December 9, 2022

Tough new rules to prevent the sale in Europe of foodstuffs produced in ways that cause deforestation are set to be introduced.

The new regulations, which apply to everything from cocoa to palm oil, are being introduced by the European Commission.

They will ban the sale in the European Union of products the production of which has caused deforestation or forest degradation anywhere in the world.

The EU Regulation on deforestation-free supply chains is set to be introduced as a result of an agreement between the European Council, which is made up of ministers from EU member states, and the European Parliament.

In a statement announcing the agreement, the European Commission (EC) said that because the EU is a major consumer of goods including foodstuffs, the new rules should prevent “a significant share” of global deforestation or forest degradation.

Officials gave the rules the green light shortly before the recent conference for the protection of biodiversity in Montreal, also known as Cop15.

According to the rules, all companies will have to conduct what the European Commission said was “strict due diligence” if they place it in the EU market, or export from it, palm oil, cattle, soy, coffee and cocoa, as well as non-food-related goods including timber and rubber. Products derived from all of these, including beef and chocolate, are also covered by the rules.


“These commodities have been chosen on the basis of a thorough impact assessment identifying them as the main driver of deforestation due to agricultural expansion,” the European Commission (EC) statement said.

Frans Timmermans, the executive vice-president for the European Green Deal, which aims to ensure EU citizens have, for example, clean air and a healthy environment, said the agreement was “an important turning point in the global fight against deforestation”.

“As we make the green transition in the European Union we also want to ensure that our value chains become more sustainable as well,” he said.

“Combatting deforestation is an urgent task for this generation, and a great legacy to leave behind for the next.”

According to the EC, deforestation and forest degradation “are important drivers of climate change”.

Figures published by the World Bank indicate that agriculture contributes between 19% and 29% of greenhouse gas emissions, much of which is the result of land-use changes driven by agriculture.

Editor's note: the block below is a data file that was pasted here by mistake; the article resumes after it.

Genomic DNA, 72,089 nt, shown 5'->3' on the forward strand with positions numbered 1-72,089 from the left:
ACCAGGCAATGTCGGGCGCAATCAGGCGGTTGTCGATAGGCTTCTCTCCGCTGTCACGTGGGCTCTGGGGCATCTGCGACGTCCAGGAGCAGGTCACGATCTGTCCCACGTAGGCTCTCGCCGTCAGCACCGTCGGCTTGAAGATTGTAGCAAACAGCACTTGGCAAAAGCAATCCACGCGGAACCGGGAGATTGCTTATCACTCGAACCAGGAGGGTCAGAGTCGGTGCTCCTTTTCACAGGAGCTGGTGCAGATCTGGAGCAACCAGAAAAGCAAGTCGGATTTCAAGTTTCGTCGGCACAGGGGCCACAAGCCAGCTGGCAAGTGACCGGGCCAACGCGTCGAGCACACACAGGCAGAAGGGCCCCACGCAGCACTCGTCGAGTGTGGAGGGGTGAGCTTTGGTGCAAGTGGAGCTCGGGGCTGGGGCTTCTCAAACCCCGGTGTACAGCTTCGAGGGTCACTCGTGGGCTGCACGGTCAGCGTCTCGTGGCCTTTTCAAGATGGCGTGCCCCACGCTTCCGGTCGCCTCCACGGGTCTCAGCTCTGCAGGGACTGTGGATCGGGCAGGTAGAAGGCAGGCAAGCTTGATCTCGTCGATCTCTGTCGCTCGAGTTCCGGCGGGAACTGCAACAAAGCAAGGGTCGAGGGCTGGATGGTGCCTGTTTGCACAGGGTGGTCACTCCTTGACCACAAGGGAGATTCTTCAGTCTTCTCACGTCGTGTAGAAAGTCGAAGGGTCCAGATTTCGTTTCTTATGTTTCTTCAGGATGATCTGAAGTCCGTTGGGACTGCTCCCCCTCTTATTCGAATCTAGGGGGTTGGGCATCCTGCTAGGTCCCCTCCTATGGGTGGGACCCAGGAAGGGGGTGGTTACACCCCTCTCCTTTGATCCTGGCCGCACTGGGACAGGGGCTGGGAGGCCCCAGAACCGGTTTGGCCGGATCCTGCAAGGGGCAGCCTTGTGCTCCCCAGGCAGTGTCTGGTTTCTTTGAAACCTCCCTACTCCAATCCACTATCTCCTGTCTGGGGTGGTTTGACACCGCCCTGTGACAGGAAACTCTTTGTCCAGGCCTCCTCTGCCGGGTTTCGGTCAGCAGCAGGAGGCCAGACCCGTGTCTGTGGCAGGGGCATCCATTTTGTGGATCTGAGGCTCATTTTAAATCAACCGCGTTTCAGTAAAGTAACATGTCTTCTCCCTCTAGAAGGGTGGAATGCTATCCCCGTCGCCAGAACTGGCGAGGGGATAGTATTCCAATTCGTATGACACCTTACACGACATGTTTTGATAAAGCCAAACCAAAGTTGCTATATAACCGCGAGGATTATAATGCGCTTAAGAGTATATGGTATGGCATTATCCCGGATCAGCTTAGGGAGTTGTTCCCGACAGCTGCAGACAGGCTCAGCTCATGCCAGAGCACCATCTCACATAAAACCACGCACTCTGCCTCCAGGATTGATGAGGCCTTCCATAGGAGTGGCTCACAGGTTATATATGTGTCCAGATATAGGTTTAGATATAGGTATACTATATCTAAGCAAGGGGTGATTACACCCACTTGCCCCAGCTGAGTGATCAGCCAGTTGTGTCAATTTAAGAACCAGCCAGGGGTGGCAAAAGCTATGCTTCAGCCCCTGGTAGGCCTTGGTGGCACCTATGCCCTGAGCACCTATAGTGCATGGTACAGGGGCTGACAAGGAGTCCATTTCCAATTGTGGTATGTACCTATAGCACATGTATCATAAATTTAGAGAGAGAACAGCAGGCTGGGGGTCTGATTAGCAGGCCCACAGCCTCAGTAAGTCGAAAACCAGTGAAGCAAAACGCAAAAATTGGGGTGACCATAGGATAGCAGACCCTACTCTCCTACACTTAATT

Statistics from the Intergovernmental Panel on Climate Change (IPCC), also published by the EC, tally with this, with the IPCC estimating that 23% of all human-made greenhouse gas released between 2007 and 2016 coming from agriculture, forestry and other land uses. The emissions are roughly split between forestry and other land use changes, mostly deforestation, and direct agricultural emissions from, for example, livestock and fertiliser use.

Deforestation results in large quantities of carbon emissions when trees are burned to produce, among other things, carbon dioxide.

However, carbon is also released from the soil when land is deforested, with a study published in 2014 finding that this process can continue for decades after clearances happen.

In the EC statement, Virginijus Sinkevičius, the Commissioner for Environment, Oceans and Fisheries, pictured at the top of the page, said that by coming to the agreement, the EU was “sending a strong signal to the rest of the world” that it was “determined to address global deforestation”, which he said “contributes massively to the climate crisis and the loss of our natural environment”.

“To succeed we will build efficient and close cooperation with both consumer and producer countries to ensure a smooth process,” he added.

The EC said that the United Nations’ Food and Agriculture Organisation estimates that 420 million hectares of forest, which represents an area larger than the EU, was deforested in the three decades to 2020.

During the same period, the net area of forests lost was 178 million hectares, a figure that takes account of new surfaces of forest planted or regenerated. This represents an area three times the size of France.

In other EU-related news, SIALParis Newsroom recently reported that the EU had given the go-ahead for a €218 million agricultural scheme for Bulgaria.

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